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How to Master the Art of Poaching Employees

Struggling to find talent for your startup? Here are some tips for how to lure employees from the competition.

Struggling to find great talent for your startup? There are superstars out there--although they may be working for another company at the moment. In this tough hiring market, poaching employees from the competition often seems inevitable.

The situation is particularly challenging in the tech industry, where high-quality developers are in short supply. The good news is that according to a recent survey by Dice.com, a tech-career website, 65 percent of technology professionals are confident they could find a new, better position. Your call may be the nudge they're looking for. "I see very little loyalty to companies," says Jaime Klein, CEO of Inspire Human Resources in New York City.

Though you may not be able to match the salaries of bigger employers, you do have plenty to offer potential hires. If you choose to offer equity, be judicious, says Andrew J. Sherman, a partner at the law firm Jones Day in Washington, D.C.

A rule of thumb is 3 percent to 5 percent for senior hires. Sherman recommends imposing a vesting period of six to 12 months after a new hire joins the company. He also suggests limiting the total amount of equity you distribute to no more than 10 percent to 15 percent. Give away any more than that and you may scare off outside investors.

When a competitor has a shakeup, that's a good time to approach its employees. Talent tends to attract talent, so snagging a hotshot engineer from a rival or, if you get lucky, a high-profile company such as Apple, could be the magnet that you need. "When a visionary leader leaves, it signals to the remaining staff that the company might not be as solid as it was," says Klein. Likewise when a company announces planned layoffs. "In those cases, it is 100 percent fair to come in and start courting employees," Klein says.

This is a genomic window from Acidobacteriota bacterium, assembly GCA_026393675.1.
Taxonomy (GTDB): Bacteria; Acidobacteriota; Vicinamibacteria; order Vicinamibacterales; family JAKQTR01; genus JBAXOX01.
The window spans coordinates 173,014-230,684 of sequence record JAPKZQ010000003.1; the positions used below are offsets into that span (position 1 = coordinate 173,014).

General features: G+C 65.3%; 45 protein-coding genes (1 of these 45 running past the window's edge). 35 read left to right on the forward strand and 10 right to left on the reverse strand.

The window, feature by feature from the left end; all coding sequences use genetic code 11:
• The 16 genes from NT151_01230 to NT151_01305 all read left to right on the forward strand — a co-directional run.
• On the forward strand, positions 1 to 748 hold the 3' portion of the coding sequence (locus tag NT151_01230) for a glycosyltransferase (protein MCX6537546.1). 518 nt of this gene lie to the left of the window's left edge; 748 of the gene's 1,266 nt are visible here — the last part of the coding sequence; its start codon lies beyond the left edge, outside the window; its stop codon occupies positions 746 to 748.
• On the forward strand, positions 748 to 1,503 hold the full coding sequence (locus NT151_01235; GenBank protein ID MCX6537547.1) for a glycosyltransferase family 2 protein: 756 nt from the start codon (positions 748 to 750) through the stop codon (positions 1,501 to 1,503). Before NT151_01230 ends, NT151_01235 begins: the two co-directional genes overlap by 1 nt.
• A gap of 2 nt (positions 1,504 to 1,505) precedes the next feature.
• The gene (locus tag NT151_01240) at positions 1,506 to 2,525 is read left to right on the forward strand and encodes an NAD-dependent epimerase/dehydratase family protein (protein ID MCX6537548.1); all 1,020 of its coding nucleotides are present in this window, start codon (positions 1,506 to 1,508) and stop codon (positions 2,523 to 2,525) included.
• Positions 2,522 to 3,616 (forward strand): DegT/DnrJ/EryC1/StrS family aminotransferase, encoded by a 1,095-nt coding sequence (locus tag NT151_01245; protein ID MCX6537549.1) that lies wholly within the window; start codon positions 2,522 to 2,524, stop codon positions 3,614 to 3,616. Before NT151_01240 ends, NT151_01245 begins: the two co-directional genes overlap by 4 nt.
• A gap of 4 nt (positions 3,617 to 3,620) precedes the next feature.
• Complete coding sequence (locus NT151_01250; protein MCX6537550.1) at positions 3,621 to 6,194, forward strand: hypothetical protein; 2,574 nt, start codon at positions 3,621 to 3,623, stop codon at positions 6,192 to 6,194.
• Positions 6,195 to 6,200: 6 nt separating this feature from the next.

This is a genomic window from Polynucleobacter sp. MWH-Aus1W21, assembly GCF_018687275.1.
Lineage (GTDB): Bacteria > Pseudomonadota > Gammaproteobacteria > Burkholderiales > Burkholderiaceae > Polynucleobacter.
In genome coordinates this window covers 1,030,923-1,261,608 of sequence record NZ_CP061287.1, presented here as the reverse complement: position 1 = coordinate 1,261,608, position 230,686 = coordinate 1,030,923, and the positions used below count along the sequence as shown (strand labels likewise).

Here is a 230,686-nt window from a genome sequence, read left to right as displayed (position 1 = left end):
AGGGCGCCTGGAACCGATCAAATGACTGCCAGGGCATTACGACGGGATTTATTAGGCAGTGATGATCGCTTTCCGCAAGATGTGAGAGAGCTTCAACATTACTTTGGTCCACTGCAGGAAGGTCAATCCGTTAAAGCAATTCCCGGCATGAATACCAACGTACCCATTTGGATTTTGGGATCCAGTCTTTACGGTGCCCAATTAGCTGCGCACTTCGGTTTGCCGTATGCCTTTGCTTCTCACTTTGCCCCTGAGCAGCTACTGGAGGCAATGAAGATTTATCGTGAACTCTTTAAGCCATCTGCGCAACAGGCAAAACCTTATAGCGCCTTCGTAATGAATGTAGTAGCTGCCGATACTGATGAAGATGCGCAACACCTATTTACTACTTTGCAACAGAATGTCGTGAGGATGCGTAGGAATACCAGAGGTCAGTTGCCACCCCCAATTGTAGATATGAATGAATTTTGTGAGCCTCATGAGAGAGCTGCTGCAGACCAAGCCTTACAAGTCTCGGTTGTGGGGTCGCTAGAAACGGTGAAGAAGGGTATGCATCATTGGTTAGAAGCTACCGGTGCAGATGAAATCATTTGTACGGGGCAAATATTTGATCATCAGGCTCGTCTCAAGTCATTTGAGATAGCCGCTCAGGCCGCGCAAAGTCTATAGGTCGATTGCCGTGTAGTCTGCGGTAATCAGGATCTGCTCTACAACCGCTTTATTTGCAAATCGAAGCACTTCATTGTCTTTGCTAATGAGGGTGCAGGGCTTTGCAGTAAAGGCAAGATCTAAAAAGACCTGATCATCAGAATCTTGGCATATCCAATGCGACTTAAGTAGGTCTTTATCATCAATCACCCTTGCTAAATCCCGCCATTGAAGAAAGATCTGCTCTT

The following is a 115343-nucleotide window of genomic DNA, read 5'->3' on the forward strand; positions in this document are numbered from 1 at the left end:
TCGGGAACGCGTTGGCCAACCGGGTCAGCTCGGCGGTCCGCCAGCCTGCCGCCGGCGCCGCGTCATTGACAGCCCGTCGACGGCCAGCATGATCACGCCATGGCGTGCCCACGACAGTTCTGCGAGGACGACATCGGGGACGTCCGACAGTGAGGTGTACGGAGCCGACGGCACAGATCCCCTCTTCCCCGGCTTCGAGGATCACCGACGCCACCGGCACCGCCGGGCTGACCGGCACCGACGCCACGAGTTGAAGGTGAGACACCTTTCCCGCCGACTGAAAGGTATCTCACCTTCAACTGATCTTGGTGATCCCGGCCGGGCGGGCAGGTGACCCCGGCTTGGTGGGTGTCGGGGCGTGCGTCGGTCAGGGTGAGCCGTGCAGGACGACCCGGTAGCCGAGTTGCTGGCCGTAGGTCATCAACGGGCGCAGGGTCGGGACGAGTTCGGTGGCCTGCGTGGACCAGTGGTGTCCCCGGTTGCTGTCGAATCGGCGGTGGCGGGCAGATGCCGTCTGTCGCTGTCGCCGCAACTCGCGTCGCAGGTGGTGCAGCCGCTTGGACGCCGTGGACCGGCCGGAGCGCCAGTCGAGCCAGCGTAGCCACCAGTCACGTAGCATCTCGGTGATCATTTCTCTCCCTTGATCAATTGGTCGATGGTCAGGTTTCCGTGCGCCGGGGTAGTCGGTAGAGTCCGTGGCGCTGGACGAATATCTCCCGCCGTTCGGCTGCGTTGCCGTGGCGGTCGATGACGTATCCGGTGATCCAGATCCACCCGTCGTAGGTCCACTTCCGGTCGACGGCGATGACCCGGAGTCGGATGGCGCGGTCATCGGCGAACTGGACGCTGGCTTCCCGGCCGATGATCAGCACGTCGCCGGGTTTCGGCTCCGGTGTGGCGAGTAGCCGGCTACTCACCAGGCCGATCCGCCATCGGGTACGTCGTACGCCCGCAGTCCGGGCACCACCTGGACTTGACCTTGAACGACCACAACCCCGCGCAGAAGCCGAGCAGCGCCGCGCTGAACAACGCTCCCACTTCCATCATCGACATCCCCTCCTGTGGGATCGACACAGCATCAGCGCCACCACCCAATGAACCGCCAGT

But before you start cold calling those folks, you should seek legal advice; in many states, there can be repercussions for poaching. "The first thing a responsible employer would want to do is to find out whether the talent they want to snag is subject to any covenants, such as a noncompete agreement," says Sherman.

Even if the noncompete isn't enforceable, the case may still end up in a legal battle--which takes time. "If you're trying to snag talent, the whole point is to put them to work right away," says Sherman.

One way to protect your company is by having new hires sign agreements saying they won't bring over any information or work in a division in which they can share trade secrets.

Finally, be realistic. If you're poaching, your rivals may do the same. "It definitely leaves a bad taste in your mouth," says Klein. "But we all need to live in the real world." 

Make your team poach-resistant

It's illegal to make agreements not to snatch talent from competing companies, as underlined by an antitrust case scheduled to begin this spring against some of Silicon Valley's biggest names--including Apple, Google, and Intuit. Fortunately, there are plenty of ways for employers to keep their stars loyal without treading into dangerous territory. Here are three:

1. Ask what matters to them. Not all employees have the same goals and priorities, so find out what each one cares about. You may be surprised at what makes them want to stay put. "So many people say, 'The company is challenging--but they let me work from home on a snow day,' " says Jaime Klein, CEO of Inspire Human Resources.

2. Create a 12-month plan. Lay out a clear path for career growth, outlining your mutually agreed-upon goals, high-priority projects, and quarterly checkpoints to measure progress, says New York City-based executive consultant Stefanie Smith. "Who wants to jump ship halfway through a 12-month plan?" she asks.

3. Give the highest, most specific titles you can. "[This] can make a tremendous difference in how they feel recognized and valued," says Smith. Just be sure no one's title is inflated, so you don't annoy everyone else.

 

 

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IMAGE: Everett Collection
From the May 2014 issue of Inc. magazine




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